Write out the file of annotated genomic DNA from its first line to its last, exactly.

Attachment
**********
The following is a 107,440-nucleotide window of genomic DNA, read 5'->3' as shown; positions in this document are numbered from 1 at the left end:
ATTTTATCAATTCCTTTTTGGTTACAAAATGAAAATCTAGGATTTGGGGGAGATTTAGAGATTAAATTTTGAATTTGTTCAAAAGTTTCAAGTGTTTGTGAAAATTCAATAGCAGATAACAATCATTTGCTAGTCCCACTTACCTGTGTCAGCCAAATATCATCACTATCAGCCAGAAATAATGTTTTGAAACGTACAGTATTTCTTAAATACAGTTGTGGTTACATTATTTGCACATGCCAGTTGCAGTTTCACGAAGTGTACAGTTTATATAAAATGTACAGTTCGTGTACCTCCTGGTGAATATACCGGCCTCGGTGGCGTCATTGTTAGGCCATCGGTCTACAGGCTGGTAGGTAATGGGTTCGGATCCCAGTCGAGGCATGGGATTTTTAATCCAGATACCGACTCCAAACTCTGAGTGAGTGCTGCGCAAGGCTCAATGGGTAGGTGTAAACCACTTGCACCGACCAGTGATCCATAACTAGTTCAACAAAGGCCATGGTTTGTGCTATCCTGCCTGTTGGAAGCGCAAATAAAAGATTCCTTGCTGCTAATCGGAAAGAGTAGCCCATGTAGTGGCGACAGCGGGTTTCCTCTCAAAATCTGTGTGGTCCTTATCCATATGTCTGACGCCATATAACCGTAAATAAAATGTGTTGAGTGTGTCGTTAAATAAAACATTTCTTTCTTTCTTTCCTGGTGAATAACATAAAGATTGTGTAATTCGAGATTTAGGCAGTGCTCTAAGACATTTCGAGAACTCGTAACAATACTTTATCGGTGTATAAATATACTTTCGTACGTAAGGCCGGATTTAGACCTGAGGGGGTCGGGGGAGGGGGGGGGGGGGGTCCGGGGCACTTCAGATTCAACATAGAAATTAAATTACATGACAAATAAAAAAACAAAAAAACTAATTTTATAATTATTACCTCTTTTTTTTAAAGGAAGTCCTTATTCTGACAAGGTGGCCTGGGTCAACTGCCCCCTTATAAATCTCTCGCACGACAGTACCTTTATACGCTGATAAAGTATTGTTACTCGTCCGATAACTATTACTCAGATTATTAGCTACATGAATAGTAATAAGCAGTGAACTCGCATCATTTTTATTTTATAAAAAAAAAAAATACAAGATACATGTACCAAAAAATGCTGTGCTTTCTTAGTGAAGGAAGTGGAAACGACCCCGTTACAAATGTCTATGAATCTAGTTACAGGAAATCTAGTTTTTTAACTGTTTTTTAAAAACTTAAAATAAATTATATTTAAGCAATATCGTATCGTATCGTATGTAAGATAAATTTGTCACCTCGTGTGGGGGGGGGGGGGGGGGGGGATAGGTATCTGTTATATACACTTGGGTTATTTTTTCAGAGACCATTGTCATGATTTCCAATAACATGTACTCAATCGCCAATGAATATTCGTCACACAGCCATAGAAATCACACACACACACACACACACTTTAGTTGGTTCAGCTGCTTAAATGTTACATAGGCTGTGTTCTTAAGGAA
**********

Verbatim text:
The following is a 107,440-nucleotide window of genomic DNA, read 5'->3' as shown; positions in this document are numbered from 1 at the left end:
ATTTTATCAATTCCTTTTTGGTTACAAAATGAAAATCTAGGATTTGGGGGAGATTTAGAGATTAAATTTTGAATTTGTTCAAAAGTTTCAAGTGTTTGTGAAAATTCAATAGCAGATAACAATCATTTGCTAGTCCCACTTACCTGTGTCAGCCAAATATCATCACTATCAGCCAGAAATAATGTTTTGAAACGTACAGTATTTCTTAAATACAGTTGTGGTTACATTATTTGCACATGCCAGTTGCAGTTTCACGAAGTGTACAGTTTATATAAAATGTACAGTTCGTGTACCTCCTGGTGAATATACCGGCCTCGGTGGCGTCATTGTTAGGCCATCGGTCTACAGGCTGGTAGGTAATGGGTTCGGATCCCAGTCGAGGCATGGGATTTTTAATCCAGATACCGACTCCAAACTCTGAGTGAGTGCTGCGCAAGGCTCAATGGGTAGGTGTAAACCACTTGCACCGACCAGTGATCCATAACTAGTTCAACAAAGGCCATGGTTTGTGCTATCCTGCCTGTTGGAAGCGCAAATAAAAGATTCCTTGCTGCTAATCGGAAAGAGTAGCCCATGTAGTGGCGACAGCGGGTTTCCTCTCAAAATCTGTGTGGTCCTTATCCATATGTCTGACGCCATATAACCGTAAATAAAATGTGTTGAGTGTGTCGTTAAATAAAACATTTCTTTCTTTCTTTCCTGGTGAATAACATAAAGATTGTGTAATTCGAGATTTAGGCAGTGCTCTAAGACATTTCGAGAACTCGTAACAATACTTTATCGGTGTATAAATATACTTTCGTACGTAAGGCCGGATTTAGACCTGAGGGGGTCGGGGGAGGGGGGGGGGGGGGTCCGGGGCACTTCAGATTCAACATAGAAATTAAATTACATGACAAATAAAAAAACAAAAAAACTAATTTTATAATTATTACCTCTTTTTTTTAAAGGAAGTCCTTATTCTGACAAGGTGGCCTGGGTCAACTGCCCCCTTATAAATCTCTCGCACGACAGTACCTTTATACGCTGATAAAGTATTGTTACTCGTCCGATAACTATTACTCAGATTATTAGCTACATGAATAGTAATAAGCAGTGAACTCGCATCATTTTTATTTTATAAAAAAAAAAAATACAAGATACATGTACCAAAAAATGCTGTGCTTTCTTAGTGAAGGAAGTGGAAACGACCCCGTTACAAATGTCTATGAATCTAGTTACAGGAAATCTAGTTTTTTAACTGTTTTTTAAAAACTTAAAATAAATTATATTTAAGCAATATCGTATCGTATCGTATGTAAGATAAATTTGTCACCTCGTGTGGGGGGGGGGGGGGGGGGGGATAGGTATCTGTTATATACACTTGGGTTATTTTTTCAGAGACCATTGTCATGATTTCCAATAACATGTACTCAATCGCCAATGAATATTCGTCACACAGCCATAGAAATCACACACACACACACACACACTTTAGTTGGTTCAGCTGCTTAAATGTTACATAGGCTGTGTTCTTAAGGAA